Factory Honda has long been the most sought-after team to ride for nearly every generation of rider. No matter what brand one may grow up on, there's always a slight want or dream to ride for arguably the most iconic team in the sport. On the small bikes side of things, Factory Connection has grown their Geico Honda program into a team that is gaining a similar desire amongst riders. Offering one of the most solid programs in the pits, and was really the first team to consistently crack the armor of the insanely successful Pro Circuit organization. But now we have an question to answer, which bike does the public prefer? For this example, we have quite a few closeups of Trey Canard's Honda HRC CRF450R and RJ Hampshire's Geico Honda CRF250R for you to drool over and help decide who will win.
So which bike do you like better? Scroll down and take a good, hard look at each one, then cast your vote in the poll at the bottom of the page!
Trey Canard's Honda HRC CRF450R - Mechanic: Brent Presnell
Over the years, Honda has rarely had any sort of title sponsor, preferring to keep their bikes with a Factory look and keeping the CRF look they want to represent. This year's red, white, and blue bikes carry some strong looks.
Trey Canard made some big news in late 2014, as he showed up with KYB's PSF1 forks gracing the front of his Honda HRC bike. This was a shock due to Honda's long-time partnership with KYB's competitor, Showa.
The rear of his bike is also graced by a KYB unit, a very expensive billet model that oozes trickness.
There are very few aftermarket components on the HRC bikes, but this Tokyo Mods manual cam-chain tensioner made the cut.
Along with these radiator braces from Works Connection, which are cut a bit different to the team's request.
Trey's bike features a carbon fiber guard over the rear master cylinder. This protects the cylinder while also allowing Trey a more consistent base to hold the bike with his boots, based on his foot position when riding.
Carbon goodies are stashed throughout the bike, such as these shroud-extenders.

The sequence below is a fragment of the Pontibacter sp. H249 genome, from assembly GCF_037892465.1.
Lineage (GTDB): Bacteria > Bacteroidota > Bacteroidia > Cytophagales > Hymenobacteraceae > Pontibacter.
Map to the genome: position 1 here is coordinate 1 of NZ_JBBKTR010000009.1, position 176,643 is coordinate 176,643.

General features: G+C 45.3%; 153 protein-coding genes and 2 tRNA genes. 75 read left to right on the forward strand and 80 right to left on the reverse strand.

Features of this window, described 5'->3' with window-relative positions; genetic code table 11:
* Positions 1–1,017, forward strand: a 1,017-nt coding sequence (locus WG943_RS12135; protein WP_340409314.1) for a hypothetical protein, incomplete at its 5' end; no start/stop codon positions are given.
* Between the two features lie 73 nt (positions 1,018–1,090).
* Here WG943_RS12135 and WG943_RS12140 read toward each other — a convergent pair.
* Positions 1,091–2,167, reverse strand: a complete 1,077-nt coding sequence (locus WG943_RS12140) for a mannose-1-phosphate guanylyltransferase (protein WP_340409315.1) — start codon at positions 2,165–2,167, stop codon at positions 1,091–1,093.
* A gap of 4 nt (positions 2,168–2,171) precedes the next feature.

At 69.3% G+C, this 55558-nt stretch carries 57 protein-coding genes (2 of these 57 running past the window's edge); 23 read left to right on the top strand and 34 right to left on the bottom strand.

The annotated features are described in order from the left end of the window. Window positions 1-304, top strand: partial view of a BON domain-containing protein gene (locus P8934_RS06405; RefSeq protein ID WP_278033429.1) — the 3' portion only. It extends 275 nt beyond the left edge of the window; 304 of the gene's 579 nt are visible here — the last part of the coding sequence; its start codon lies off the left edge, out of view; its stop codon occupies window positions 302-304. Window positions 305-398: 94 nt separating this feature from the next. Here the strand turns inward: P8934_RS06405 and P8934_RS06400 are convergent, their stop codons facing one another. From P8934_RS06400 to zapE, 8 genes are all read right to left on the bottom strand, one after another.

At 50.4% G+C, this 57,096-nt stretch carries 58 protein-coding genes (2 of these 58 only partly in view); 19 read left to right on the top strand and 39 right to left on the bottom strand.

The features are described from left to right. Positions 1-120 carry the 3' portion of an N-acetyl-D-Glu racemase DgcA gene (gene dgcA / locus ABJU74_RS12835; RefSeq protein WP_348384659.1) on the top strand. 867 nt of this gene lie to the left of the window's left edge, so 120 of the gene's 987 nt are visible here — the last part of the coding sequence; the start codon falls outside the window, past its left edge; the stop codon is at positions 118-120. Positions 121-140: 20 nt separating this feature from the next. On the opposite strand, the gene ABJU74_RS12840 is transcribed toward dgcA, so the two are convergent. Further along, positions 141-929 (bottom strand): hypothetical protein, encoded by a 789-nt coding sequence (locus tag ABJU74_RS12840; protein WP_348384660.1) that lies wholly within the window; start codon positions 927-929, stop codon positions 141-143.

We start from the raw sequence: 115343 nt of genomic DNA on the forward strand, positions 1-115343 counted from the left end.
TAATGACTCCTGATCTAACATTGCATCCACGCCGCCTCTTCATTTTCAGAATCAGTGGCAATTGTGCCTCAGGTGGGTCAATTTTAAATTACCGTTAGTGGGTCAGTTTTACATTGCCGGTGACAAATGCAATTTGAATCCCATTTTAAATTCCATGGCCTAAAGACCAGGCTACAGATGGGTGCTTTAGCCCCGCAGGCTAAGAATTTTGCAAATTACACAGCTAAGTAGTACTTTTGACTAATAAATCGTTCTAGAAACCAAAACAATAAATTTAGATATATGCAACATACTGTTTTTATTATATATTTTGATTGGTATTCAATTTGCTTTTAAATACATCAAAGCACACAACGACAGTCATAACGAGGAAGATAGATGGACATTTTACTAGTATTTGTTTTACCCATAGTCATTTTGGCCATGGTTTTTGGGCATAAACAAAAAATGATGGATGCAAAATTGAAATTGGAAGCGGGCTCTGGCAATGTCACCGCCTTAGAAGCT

Yoshimura's dual carbon fiber RS9 cans are iconic on the rear of the HRC CRF450Rs.
Data acquisition is important to the Factory Honda program, and a key piece is this GPS sensor aboard Trey's top bar mount.
The box that records and saves all the data from these systems is stashed in safe place in front of the fuel tank.
The clutch tower helps protect the actuation arm and the sensor that records the clutch usage.
RJ Hampshire's Geico Honda CRF250R - Mechanic: Alex Campbell
Since the Factory Connection crew teamed up with Geico, the bikes have heavily featured the brand's name along with the memorable Geico gecko.
Yoshimura supplies the team with custom systems, dialed-in to suit their customized engine package. There are different available headpipes to further tune the power to the rider's liking, and RJ chooses this version with a trick resonance chamber.
Passing sound limits in the high-strung 250 class can be a bit of a challenge. It's gotten to the point where noises other than the exhausts on the bike can cause a fail. To combat this, the Geico team seals up the airbox on the right side to make sure the intake noise doesn't interfere with the results.
This foam added around the sideplates and seat are another trick used to fight their way through testing.
World's fastest gecko? Hinson provides Geico with these custom clutch covers, which also eliminate the timing plug hole/creating one less problem or failure that can happen. Also, these Geico gecko covers are actually available to the public through Hinson.
Gieco's race bikes don't have a clutch sensor as the HRC bikes do, but they do have an unbranded manual cam chain tensioner like their bigger red brethren.
The Geico team feature the same factory triple clamps and transponder holder found on the HRC bikes, and a kit version of KYB's PSF1 airfork.
These titanium pegs and mounts are drool-worthy...
Who needs standard titanium hardware when you can DLC titanium hardware? The shock pivot bolts feature the coating to help eliminate friction as the shock pivots while going through the stroke.
No carbon fiber shroud extenders here, but instead a customer available set of shrouds from Cycra.
Little tricks... The Geico staff adds a small plastic ridge around the kill-switch button, which eliminates the rider from accidentally pushing it during the moto.
So, who do you think deserves the win? Vote below!